Everyone is different: Of course, working with a variety of personalities can sometimes be challenging and dealing with new clients in new industries can create an element of uncertainty. “When I was in assurance, I always liked that aspect of the job, but some people like to know what to expect day to day,” explains Barratt.

Finding your balance: It’s often said that working hours are longer in public practice than in industry. But, as Barratt points out, his firm puts a lot of effort into balancing things out through the year to ensure people take advantage of all the benefits that are offered. “Personally, I always knew when I was going to be busy and when I would have some downtime. And I was able to plan for it and never minded it.”


One company vs. many: While public practice provides exposure to many industries and people, industry can allow you to help drive the success of one company. For example, CPA Hadia Amrane currently works as treasurer and head of shared services at MHIRJ Aviation Group, a division of Mitsubishi Heavy Industries. She likes working in treasury because it has a “critical impact on the day-to-day financial health of the company.” Among other pluses, she also likes acting as a strategic partner to the business, implementing efficient processes and systems, and “dealing with different challenges that allow you to be creative.”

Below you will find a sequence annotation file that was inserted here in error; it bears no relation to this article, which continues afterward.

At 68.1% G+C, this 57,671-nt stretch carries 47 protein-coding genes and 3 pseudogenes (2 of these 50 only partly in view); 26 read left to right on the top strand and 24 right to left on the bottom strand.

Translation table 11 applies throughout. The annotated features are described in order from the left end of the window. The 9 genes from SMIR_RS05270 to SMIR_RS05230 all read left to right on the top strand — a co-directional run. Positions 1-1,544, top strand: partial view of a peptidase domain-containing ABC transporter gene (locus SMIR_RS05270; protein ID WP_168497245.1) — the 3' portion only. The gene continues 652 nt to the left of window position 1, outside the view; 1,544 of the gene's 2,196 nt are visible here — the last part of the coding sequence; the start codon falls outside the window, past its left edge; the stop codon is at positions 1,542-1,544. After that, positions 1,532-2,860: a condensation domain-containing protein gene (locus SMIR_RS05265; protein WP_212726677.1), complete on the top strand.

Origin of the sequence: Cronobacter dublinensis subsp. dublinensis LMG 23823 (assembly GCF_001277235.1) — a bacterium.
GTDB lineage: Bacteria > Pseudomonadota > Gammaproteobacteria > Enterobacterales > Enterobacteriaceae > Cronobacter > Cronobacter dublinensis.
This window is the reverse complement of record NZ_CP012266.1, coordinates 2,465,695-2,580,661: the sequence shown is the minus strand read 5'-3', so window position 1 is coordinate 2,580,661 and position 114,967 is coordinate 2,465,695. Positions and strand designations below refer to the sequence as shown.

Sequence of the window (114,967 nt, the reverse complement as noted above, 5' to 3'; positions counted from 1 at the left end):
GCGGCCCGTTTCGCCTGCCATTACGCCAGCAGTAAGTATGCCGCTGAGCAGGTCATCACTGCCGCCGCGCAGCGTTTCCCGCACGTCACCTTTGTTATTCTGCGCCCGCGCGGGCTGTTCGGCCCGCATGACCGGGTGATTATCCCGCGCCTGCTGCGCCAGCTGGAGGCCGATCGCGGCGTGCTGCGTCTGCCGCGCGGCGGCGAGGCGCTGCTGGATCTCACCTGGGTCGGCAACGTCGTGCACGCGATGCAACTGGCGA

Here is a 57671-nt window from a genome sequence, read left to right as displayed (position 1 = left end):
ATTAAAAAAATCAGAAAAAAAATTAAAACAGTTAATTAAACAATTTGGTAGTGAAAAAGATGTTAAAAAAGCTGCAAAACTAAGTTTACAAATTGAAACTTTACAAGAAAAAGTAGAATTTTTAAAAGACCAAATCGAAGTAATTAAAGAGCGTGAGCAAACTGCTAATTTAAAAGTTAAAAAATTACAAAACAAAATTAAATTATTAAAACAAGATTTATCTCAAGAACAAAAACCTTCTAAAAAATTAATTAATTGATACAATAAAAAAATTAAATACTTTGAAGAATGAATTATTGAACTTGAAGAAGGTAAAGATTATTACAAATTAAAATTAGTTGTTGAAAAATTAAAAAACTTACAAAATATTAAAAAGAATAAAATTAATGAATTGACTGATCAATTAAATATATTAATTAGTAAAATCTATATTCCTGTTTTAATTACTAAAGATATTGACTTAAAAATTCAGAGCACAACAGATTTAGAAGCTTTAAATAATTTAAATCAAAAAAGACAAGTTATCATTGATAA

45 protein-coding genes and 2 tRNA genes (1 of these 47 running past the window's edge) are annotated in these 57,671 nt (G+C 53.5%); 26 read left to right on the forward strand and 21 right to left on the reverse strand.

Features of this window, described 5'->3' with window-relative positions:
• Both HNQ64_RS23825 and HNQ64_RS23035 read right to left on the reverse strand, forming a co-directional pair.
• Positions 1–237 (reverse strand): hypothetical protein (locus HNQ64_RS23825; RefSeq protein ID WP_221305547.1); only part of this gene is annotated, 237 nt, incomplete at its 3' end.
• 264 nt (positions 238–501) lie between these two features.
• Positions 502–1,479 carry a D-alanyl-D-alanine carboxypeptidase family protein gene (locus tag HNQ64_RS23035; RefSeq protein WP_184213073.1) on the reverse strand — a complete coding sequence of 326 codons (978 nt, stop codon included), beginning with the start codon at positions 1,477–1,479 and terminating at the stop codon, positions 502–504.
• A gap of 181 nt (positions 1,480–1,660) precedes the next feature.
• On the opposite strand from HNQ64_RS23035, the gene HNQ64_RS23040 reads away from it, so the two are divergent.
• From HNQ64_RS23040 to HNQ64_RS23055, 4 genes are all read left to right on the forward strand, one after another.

Internal vs. external relations: In industry, you work mainly with internal stakeholders, which brings a different perspective than managing client relations, as you would be doing in public practice. And this is something Amrane enjoys: “I like working with different stakeholders—finance, legal, accounting, sales, IT, HR and banks.” 

A different kind of progression: While every experience is different, some say progression in industry may not be as clear-cut as in practice. As one article points out, “Public accounting salaries are generally higher than private accounting salaries, although both fields are well compensated.”

Predictability vs. variety: It’s often said that industry provides a more consistent schedule than public practice, as it has less travel and a better work-life balance. Of course, accountants with fiscal or calendar-year reporting schedules can experience crunch times but, as CPA Bob Gore, principal of Robert Gore & Associates, explains, “You have more control over your personal life for the most part.”

One vs. many: If you are coming from public practice, some say it can be a culture shock to move from a firm where there are many other people doing the same work as you, to one where you might be the only accountant in the business.


Although having your own firm, large or small, would put you squarely in the area of public practice, there are some distinguishing characteristics that make it worth a look.